Sunday, 29 November 2009

Christmas Baking, Part 2

It hasn't been a very nice day out there today, most of the morning and early afternoon it has been wet and dark.

Just the right time of year to stay indoors and make the house warm and cosy by baking.

So here is a recipe for Cherry-Nut Cookies, another one of my Christmas baking favorites. These are lovely, buttery, melt-in-your-mouth cookies full of cherries, dates and pecans.

I copied the recipe out from a book I borrowed from the public library when I was a teenager (photocopiers in those days did not produce copies of the quality we expect today!) - Dolores Casella's A World of Baking. I first baked these about ten years ago and they became an immediate favorite. I have another recipe from A World of Baking for cookies called Hermits, which are very similar to these except that they are made with raisins, dates and walnuts. I tend to alternate the two in my Christmas baking, making Hermits one year, and Cherry-Nut Cookies the next.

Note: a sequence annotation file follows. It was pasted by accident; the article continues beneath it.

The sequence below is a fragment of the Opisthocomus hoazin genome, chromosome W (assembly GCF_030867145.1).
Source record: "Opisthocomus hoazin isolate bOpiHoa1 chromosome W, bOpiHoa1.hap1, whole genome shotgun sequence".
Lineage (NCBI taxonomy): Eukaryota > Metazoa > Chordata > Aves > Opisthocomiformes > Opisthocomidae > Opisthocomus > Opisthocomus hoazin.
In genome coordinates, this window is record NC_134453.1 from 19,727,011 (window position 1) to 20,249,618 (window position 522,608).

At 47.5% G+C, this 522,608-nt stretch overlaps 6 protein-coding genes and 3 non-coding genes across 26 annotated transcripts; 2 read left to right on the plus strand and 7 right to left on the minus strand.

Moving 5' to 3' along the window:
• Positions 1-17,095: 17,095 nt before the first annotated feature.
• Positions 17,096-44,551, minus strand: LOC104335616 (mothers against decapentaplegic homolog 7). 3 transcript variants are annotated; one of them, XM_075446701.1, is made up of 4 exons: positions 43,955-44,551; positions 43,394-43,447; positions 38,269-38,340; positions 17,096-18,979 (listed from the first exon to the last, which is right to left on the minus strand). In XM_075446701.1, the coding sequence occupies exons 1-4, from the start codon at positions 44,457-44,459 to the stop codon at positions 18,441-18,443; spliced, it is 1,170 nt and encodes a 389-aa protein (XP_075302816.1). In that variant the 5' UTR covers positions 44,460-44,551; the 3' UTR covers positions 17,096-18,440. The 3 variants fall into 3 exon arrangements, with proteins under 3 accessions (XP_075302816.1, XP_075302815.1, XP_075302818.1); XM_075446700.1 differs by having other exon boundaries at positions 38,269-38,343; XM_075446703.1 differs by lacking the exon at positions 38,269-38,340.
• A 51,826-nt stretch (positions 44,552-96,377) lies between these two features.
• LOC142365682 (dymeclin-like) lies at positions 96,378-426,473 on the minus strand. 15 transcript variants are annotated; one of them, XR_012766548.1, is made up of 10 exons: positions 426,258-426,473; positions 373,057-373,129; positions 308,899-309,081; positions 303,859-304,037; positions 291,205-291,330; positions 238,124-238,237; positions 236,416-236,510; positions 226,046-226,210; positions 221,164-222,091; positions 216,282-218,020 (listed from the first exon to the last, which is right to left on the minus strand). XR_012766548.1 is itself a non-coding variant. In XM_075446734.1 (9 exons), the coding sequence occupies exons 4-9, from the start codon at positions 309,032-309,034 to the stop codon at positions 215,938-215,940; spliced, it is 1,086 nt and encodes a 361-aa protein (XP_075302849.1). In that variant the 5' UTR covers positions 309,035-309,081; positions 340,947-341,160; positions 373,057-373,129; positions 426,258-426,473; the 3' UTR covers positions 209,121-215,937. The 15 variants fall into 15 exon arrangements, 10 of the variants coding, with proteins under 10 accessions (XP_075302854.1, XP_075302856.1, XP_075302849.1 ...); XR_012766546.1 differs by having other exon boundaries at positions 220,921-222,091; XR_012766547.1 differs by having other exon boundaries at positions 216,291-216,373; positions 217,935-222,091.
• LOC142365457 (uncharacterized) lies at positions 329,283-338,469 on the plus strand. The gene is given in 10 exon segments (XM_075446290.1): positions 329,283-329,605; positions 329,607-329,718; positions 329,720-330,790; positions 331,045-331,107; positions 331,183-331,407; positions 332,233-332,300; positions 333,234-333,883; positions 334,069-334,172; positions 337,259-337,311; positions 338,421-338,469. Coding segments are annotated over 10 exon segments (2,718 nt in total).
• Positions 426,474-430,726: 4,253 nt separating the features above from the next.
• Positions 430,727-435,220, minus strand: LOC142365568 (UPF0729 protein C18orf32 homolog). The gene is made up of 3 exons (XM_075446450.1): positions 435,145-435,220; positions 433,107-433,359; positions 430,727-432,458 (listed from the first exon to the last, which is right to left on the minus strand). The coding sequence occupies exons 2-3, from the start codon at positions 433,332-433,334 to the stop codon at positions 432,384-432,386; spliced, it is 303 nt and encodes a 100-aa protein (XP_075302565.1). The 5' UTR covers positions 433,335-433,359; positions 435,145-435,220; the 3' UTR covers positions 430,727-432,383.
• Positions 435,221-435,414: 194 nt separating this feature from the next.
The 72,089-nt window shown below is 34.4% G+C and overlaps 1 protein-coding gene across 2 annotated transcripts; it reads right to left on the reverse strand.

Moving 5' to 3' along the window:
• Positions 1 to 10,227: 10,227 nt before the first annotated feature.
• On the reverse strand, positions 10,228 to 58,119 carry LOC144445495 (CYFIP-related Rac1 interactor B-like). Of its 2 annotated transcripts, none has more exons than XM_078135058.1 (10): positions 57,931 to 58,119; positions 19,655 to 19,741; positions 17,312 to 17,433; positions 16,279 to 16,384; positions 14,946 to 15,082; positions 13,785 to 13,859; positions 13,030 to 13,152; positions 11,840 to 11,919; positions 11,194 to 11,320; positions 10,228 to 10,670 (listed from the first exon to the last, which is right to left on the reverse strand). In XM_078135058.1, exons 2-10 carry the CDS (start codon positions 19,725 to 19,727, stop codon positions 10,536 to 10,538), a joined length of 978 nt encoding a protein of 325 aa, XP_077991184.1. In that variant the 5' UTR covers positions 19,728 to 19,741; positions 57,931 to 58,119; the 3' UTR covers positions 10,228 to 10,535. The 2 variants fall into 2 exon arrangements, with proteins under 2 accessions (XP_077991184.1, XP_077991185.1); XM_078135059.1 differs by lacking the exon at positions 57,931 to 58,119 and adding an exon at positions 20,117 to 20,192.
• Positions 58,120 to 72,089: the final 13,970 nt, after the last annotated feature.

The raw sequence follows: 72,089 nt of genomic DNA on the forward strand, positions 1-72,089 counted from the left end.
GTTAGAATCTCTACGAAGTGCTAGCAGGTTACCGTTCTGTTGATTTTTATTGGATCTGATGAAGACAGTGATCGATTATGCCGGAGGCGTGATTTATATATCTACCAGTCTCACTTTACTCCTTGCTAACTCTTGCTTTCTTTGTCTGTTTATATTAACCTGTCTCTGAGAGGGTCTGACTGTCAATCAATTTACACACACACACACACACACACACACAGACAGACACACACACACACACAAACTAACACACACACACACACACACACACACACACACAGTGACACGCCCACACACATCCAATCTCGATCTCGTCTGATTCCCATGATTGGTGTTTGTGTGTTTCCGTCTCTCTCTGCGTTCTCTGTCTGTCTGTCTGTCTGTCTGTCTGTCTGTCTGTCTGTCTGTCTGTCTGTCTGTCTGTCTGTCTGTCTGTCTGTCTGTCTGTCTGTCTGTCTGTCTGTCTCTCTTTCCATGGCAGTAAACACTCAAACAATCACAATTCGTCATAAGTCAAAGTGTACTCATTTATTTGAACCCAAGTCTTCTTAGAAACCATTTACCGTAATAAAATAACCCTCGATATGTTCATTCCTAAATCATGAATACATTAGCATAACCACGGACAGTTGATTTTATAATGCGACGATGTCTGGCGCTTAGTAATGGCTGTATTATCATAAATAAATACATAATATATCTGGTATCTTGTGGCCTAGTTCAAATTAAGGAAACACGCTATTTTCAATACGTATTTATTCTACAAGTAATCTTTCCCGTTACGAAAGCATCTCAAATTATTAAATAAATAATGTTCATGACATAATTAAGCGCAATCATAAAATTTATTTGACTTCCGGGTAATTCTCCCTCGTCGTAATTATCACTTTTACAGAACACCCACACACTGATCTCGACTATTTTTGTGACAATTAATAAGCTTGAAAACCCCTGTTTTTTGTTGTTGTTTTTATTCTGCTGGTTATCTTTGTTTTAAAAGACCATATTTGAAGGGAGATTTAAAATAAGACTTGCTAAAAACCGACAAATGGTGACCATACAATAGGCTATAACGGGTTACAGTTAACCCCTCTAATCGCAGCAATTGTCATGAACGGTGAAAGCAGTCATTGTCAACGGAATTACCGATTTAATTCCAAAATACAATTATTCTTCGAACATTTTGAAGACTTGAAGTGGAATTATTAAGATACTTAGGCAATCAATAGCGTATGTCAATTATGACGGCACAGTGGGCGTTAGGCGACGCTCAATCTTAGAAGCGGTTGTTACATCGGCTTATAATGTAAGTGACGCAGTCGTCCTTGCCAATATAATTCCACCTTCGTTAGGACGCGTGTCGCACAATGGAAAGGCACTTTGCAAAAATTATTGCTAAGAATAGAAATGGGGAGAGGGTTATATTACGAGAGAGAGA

Cherry-Nut Cookies
recipe from A World of Baking by Dolores Casella.

4 c. sifted plain flour
1 t. bicarbonate of soda
1/2 t. salt
300 grams softened butter
2 c. soft light brown sugar, packed
3 large eggs
1 t. vanilla extract
1 t. grated lemon zest
1 1/3 c. chopped pecans
1 1/3 c. quartered candied cherries (I prefer to use the ones with natural coloring)
1 1/3 c. chopped pitted dates

Preheat the oven to 375 F.
Sift the flour together with the baking soda and the salt.
Cream the butter with the brown sugar until light and fluffy.
Add the eggs to the butter mixture one at a time and beat in thoroughly.
Add the vanilla and lemon zest, then add the sifted dry ingredients.
Work in the chopped fruit and nuts.
Drop by teaspoonsful onto buttered baking sheets.
Bake at 375 F for 12 - 15 min until lightly browned and done.

Makes about 10 - 11 dozen cookies.
The dough will keep in the refrigerator for several days.

Sunday, 22 November 2009

Christmas Baking

No chocolate today, but a recipe for Christmas cookies.

Some years ago, after a trip home when I had brought back with me a notebook of Christmas recipes that I had copied out by hand as a teenager, I started the tradition of giving home-baked Christmas cookies as gifts to my in-laws, friends and co-workers.